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The sun is made of fire but fire needs oxygen right? So..

  1. Why can there be flames in space, while there's no oxygen?

  2. Same idea as with the rocket engines of the spaceship, which also produce fire while there's no oxygen?

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The word you are looking for is "oxidizer" (because oxygen per se is not required), and space craft carry their own along with their fuel. Often they carry liquid-oxygen as their oxidizer, though I believe other substances have been tried. – dmckee Dec 1 '11 at 16:44
For some other substances in common use, see this wikipedia article. It does appear the trend is towards H/O engines, though. – Emilio Pisanty Feb 24 '13 at 16:38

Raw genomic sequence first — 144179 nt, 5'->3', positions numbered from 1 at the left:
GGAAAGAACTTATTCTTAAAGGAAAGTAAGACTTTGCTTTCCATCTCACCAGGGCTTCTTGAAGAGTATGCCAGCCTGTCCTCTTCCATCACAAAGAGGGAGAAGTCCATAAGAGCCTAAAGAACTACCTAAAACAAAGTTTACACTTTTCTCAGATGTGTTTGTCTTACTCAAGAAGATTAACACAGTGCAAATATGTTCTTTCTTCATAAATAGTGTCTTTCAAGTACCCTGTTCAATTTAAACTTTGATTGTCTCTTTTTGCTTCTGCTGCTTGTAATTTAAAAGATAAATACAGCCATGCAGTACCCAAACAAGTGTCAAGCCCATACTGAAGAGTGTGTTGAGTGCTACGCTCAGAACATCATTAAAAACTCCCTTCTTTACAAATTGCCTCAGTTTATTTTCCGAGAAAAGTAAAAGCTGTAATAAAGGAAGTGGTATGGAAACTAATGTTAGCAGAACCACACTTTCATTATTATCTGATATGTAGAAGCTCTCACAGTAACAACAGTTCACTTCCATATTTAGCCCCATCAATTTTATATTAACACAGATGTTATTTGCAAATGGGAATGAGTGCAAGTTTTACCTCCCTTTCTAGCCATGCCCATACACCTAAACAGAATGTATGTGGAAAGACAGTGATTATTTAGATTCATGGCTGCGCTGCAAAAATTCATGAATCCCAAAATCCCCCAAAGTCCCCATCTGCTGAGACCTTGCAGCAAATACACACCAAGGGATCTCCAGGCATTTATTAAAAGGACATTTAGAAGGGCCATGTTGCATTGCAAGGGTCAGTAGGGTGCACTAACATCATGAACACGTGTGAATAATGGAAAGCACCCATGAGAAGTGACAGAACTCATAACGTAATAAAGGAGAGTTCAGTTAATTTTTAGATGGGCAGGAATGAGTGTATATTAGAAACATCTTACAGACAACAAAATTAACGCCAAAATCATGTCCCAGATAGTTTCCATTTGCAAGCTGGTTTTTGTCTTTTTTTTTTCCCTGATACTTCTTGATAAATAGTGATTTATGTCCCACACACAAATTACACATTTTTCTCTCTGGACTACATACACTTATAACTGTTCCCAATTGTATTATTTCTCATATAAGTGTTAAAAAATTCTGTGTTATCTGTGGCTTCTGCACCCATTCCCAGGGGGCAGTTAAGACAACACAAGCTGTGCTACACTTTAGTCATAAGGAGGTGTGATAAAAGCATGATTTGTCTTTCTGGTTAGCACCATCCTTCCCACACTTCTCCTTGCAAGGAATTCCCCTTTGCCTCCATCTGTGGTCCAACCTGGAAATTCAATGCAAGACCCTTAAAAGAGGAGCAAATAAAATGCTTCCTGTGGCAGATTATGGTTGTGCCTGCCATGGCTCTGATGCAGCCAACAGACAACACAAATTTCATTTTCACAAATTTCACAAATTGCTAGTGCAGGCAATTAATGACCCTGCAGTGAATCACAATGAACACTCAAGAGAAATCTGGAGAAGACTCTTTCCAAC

If you like this question you may also enjoy reading this and this Phys.SE posts about fire. – Qmechanic Feb 24 '13 at 16:52
up vote 32 down vote accepted

The Sun isn't "made of fire". It's made mostly of hydrogen and helium. Its heat and light come from nuclear fusion, a very different process that doesn't require oxygen. Ordinary fire is a chemical reaction; fusion merges hydrogen nuclei into helium, and produces much more energy. (Other nuclear reactions are possible.)

As for rockets, they carry both fuel and oxygen (or another oxidizer) with them (at least chemical rockets do; there are other kinds). That's the difference between a rocket engine and a jet engine; jets carry fuel, but get oxygen from the air.

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Not all rockets require oxidizer. Nuclear thermal rockets use the energy from a nuclear reactor in place of chemical energy to heat the fuel and generate thrust. Solar thermal rockets have also been proposed. – Patrick Ritchie Dec 7 '11 at 15:01
@PatrickRitchie: Edited. – Keith Thompson Dec 7 '11 at 18:12

protected by Qmechanic Feb 24 '13 at 16:42

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